Physics student Alexander Knowles, now a senior, started his job as a planetarium operator at the most eventful time in Flandrau Science Center & Planetarium history. It was 2014, and Hector Vector the Star Projector was going into retirement. 

Hector had illuminated the theater dome unfailingly since the planetarium’s opening in 1975. But changes in technology had created an ever-widening gap between the University of Arizona’s achievement in space sciences and its ability to share the wonders of exploration.

Kara Aquilano Forney’s connection to the University of Arizona began when she was just 8 months old. 

That was when her father, Nicholas Aquilano, earned a UCLA doctorate and took a teaching position at the UA’s Eller College of Management. 

Aquilano Forney grew up attending UA holiday parties and football and basketball games with family and enjoying Spring Fling with friends. When the time came for her to choose a college, the UA was, for her, the natural choice. 

It is almost midnight when a flight from the East Coast finally brings me back to Tucson. A familiar half-conscious routine follows — shuffling off the plane, rushing through the airport, finding my car and starting the drive home. Then, while I am waiting for a traffic light at the intersection of Tucson and Valencia, an unmistakable sight jolts me back to reality. 

The rise of social media has armed consumers with new powers to complain — and prompted companies to re-examine how they respond to grievances aired publicly on platforms such as Facebook or Twitter. Companies that ignore those gripes, or just get defensive, do so at their own peril. 

Love of southern Arizona’s landscapes and a desire to preserve them for future generations brought Diana Freshwater ’83 and Liz Petterson ’95 together at the nonprofit Arizona Land and Water Trust.

The trust raises funds to protect large areas with water and high biodiversity — often farms and ranches — from development.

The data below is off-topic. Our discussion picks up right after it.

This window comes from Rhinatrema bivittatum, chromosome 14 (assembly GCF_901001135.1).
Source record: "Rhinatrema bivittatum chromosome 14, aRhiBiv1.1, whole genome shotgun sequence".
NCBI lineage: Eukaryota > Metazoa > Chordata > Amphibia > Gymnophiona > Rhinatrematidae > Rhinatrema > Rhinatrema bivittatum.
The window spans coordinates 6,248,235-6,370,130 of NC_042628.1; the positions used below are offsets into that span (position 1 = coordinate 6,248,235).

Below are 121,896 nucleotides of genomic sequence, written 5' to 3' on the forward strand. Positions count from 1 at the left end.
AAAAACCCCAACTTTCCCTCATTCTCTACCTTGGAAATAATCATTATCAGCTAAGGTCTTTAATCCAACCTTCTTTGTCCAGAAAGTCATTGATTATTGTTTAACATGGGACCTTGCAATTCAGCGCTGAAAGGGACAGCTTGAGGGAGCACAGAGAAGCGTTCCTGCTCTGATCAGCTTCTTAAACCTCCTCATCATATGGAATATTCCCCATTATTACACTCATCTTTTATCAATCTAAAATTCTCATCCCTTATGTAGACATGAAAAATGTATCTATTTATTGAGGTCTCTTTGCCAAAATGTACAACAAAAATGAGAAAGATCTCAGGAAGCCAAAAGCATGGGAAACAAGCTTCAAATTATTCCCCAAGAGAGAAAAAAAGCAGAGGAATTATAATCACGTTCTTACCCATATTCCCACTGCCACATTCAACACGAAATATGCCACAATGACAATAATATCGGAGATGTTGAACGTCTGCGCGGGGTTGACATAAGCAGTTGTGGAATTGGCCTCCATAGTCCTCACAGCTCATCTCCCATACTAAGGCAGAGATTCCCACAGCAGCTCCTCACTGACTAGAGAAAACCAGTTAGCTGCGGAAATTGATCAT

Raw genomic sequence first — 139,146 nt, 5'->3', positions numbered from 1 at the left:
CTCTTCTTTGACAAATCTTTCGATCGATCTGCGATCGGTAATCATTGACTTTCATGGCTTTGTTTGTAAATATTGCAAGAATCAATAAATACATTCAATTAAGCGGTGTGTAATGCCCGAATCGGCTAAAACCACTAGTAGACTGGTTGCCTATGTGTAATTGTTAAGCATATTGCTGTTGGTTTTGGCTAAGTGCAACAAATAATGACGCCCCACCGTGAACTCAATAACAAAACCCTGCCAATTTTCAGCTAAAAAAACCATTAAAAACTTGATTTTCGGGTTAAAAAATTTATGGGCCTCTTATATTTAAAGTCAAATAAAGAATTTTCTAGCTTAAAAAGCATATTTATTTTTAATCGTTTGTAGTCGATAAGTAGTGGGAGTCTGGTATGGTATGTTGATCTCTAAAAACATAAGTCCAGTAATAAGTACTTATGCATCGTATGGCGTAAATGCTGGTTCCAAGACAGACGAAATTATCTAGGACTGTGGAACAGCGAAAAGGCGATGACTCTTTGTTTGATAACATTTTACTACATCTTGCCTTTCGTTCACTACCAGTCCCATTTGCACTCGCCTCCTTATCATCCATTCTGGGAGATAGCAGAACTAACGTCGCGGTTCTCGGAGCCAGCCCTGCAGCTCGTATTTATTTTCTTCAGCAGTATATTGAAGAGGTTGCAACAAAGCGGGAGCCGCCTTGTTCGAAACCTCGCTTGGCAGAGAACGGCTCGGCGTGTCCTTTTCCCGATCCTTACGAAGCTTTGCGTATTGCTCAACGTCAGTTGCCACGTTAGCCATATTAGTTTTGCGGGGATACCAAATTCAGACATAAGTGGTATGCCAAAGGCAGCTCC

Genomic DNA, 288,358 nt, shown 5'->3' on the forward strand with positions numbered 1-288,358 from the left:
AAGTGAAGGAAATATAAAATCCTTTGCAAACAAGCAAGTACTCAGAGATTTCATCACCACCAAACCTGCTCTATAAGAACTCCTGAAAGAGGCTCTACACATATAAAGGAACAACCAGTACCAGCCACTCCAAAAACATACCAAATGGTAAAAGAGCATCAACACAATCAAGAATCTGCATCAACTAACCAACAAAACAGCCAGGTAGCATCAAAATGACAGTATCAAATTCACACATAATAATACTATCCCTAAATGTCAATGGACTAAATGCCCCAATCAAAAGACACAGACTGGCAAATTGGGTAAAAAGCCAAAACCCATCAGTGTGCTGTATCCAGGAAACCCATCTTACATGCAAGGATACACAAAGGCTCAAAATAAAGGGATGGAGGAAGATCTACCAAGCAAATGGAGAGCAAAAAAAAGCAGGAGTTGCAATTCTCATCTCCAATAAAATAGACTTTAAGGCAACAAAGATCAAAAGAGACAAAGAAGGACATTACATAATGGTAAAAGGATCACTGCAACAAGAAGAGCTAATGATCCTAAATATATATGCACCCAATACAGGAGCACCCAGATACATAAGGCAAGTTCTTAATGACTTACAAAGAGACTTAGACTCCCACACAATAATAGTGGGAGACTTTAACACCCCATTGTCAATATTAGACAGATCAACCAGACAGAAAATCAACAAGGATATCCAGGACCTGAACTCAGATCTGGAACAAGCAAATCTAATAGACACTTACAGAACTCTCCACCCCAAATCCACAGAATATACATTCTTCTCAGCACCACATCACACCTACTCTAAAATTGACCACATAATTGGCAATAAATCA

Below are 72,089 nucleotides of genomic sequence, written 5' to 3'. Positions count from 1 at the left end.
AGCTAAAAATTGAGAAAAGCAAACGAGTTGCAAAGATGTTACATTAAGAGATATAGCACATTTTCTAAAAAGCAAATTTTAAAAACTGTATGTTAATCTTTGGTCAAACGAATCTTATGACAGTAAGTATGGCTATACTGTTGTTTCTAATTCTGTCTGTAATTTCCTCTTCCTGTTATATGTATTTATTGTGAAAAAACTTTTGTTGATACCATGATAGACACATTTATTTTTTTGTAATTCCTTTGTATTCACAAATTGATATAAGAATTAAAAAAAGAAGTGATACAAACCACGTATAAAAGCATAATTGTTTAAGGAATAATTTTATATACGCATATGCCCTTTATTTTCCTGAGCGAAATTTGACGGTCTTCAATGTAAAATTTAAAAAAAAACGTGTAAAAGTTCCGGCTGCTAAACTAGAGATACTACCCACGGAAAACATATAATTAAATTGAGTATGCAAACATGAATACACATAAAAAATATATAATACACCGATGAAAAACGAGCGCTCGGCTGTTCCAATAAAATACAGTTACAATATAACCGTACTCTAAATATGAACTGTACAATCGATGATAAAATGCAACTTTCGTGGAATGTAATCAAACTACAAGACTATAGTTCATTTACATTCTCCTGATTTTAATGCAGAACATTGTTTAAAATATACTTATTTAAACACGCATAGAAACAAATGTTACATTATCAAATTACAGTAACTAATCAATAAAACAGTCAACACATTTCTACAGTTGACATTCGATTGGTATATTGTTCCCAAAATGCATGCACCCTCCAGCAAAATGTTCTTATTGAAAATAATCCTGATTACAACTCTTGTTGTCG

“Many areas are adjacent to already-protected public lands,” says Freshwater, who was the trust’s executive director from 1999 to 2011 and now is president of its board.

In February, the UA’s James E. Rogers College of Law became the nation’s first law school to accept either the GRE exam or the LSAT from any applicant. The move, which came after the college participated in a study showing the GRE is as good a predictor of law school success as the LSAT, garnered national attention throughout the legal profession and coverage in The New York Times and The Wall Street Journal.

University of Arizona graduate programs in management information systems, rehabilitation counseling, speech-language pathology and earth sciences retained their top-10 status in the 2017 Best Graduate Schools rankings from U.S. News & World Report. The UA’s audiology and photography programs moved into the top 10.

Included this year were first-ever rankings for doctor of nursing practice programs. Among 149 DNP programs nationally, the UA College of Nursing was ranked No. 28. The college’s master’s programs were ranked No. 30 among 259, up from No. 38.

Ten years ago, they threw their caps in the air and collected their diplomas. Some had come to the UA directly from high school, while others began as mature adults starting new careers. Many were at a point somewhere in between. For each, 2006 was the year to finish a degree and begin something new. 

It is a sound familiar to everyone in Tucson. A fire engine negotiating a busy intersection in afternoon traffic sounds its siren momentarily and suddenly, in response to it, the hills around explode with coyote howls. The howls seem to come from everywhere — from parking lots, playgrounds, backyards. For a few minutes the wave of howls rolls through the foothills, then it stops as suddenly as it erupted, the afternoon’s peace restored. 


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